- Jonathan Schoop, Baltimore – Look down. There lies the somewhat unremarkable, safe section of the rankings. Yet here, at this moment, welcome to the high-end, but higher variance club, where Jonathan Schoop is king. Its not as if the Oriole doesn’t have obvious skill – a home run every 25.9 plate appearances is impressive even without context for a back-end middle infielder, but consider even Kris Bryant only mustered a single shot every 25 PAs. However, Schoop also has the lowest BB/K ratio (0.11) of any player with at least 800 plate appearances since the beginning of 2014. A little well-roundedness might be around the corner though. Schoop’s average shot up 70 points last season – the direct result of more and, honestly, sustainable amounts of hard contact and line drives. Of the group of players hovering around the Top 15, Schoop’s the most likely to break into the Top 10.
- Brandon Phillips, Cincinnati
- Daniel Murphy, Washington
- Howie Kendrick, Los Angeles – Dealing with hamstring injuries throughout the season, 2015 was the first year since 2009 that Kendrick didn’t reach 500 plate appearances. His counting stats suffered accordingly, but, at .291, the former Dodger still ranks 31st among the 335 qualified hitters in average the past five seasons – unsurprisingly tied with Daniel Murphy (see above). Honestly, Kendrick and Murphy are part of a quartet of 2Bs, with Neil Walker and Starlin Castro, that should all conceivably bat somewhere between .270 to .290 while hitting 10 to 15 home runs. Its not flashy, but people will pay for consistency.
- Neil Walker, New York
- Addison Russell, Chicago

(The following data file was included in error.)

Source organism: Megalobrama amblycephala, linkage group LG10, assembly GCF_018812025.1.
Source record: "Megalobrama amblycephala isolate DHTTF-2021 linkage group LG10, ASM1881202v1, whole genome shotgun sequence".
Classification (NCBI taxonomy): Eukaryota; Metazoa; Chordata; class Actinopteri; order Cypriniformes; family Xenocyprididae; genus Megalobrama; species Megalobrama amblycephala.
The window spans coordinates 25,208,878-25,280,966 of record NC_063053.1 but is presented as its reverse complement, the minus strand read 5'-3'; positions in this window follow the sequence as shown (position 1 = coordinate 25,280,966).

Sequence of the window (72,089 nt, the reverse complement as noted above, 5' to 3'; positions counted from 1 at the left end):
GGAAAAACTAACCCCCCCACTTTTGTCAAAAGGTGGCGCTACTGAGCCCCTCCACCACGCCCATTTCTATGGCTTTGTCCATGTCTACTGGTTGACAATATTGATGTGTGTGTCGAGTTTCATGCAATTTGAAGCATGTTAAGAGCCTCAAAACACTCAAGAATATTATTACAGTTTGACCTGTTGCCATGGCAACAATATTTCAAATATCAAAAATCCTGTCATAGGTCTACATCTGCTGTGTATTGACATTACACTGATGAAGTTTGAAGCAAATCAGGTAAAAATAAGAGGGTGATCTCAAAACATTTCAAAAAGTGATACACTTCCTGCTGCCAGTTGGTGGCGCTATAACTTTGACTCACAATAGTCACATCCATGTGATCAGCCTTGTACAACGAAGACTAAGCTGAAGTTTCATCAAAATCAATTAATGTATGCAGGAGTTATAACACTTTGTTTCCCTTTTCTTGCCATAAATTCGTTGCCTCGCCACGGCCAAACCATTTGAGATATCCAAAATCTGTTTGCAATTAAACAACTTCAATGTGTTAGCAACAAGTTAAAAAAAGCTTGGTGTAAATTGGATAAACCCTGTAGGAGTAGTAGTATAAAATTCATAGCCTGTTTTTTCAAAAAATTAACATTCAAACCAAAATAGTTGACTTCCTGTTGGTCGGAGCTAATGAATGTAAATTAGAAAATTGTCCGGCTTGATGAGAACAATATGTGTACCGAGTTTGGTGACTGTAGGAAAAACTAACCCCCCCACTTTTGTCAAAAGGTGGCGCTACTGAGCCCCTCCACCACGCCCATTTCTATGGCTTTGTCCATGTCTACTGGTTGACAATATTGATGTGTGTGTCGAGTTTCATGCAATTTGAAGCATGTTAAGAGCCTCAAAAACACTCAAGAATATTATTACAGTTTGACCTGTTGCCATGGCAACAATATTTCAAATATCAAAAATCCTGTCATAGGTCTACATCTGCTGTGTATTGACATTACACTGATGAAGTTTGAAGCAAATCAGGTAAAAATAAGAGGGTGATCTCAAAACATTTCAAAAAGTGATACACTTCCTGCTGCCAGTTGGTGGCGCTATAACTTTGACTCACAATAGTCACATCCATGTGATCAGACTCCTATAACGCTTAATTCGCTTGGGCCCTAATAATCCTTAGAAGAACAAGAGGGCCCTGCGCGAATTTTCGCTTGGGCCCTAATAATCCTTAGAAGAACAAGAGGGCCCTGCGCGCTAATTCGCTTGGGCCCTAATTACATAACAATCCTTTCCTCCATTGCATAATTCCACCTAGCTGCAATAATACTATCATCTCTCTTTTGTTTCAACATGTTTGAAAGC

- Starlin Castro, New York
- Logan Forsythe, Tampa Bay
- Yangervis Solarte, San Diego
- Javier Baez, Chicago
- Devon Travis, Toronto – He’d be coming into this season as the rollover lead-off hitter (ninth) for the league’s highest scoring offence. He’d be coming off a season where his .370 wOBA had bested all qualified second baseman and only Brian Dozier could claim a higher ISO than his .194 figure. He’d be one of the most popular “sleepers” in fantasy baseball. Sadly, he’s also recovering from shoulder surgery with no real timetable to continue baseball activities. Still, in DL leagues with a MI slot, Travis is definitely worth a late round stash.
- Brett Lawrie, Chicago
- Joe Panik – San Francisco
- Kike Hernandez, Los Angeles – 87 plate appearances is not a particularly large sample size with which to draw opinions, but Hernandez sure took advantage of his opportunities against left-handed pitching in 2015. The Dodger’s .423 average and .507 wOBA both led all players with at least 80 plate appearances versus southpaws, making the former Astro farmhand a DFS darling. Still, with the aforementioned Kendrick rejecting Los Angeles’ qualifying offer this winter, Hernandez is currently projected to be not just the Dodgers everyday second baseman, but also their leadoff hitter. Keep an eye on this situation as we get closer to the spring.
- Jurickson Profar, Texas
- Jace Peterson, Atlanta
- Jose Peraza, Cincinnati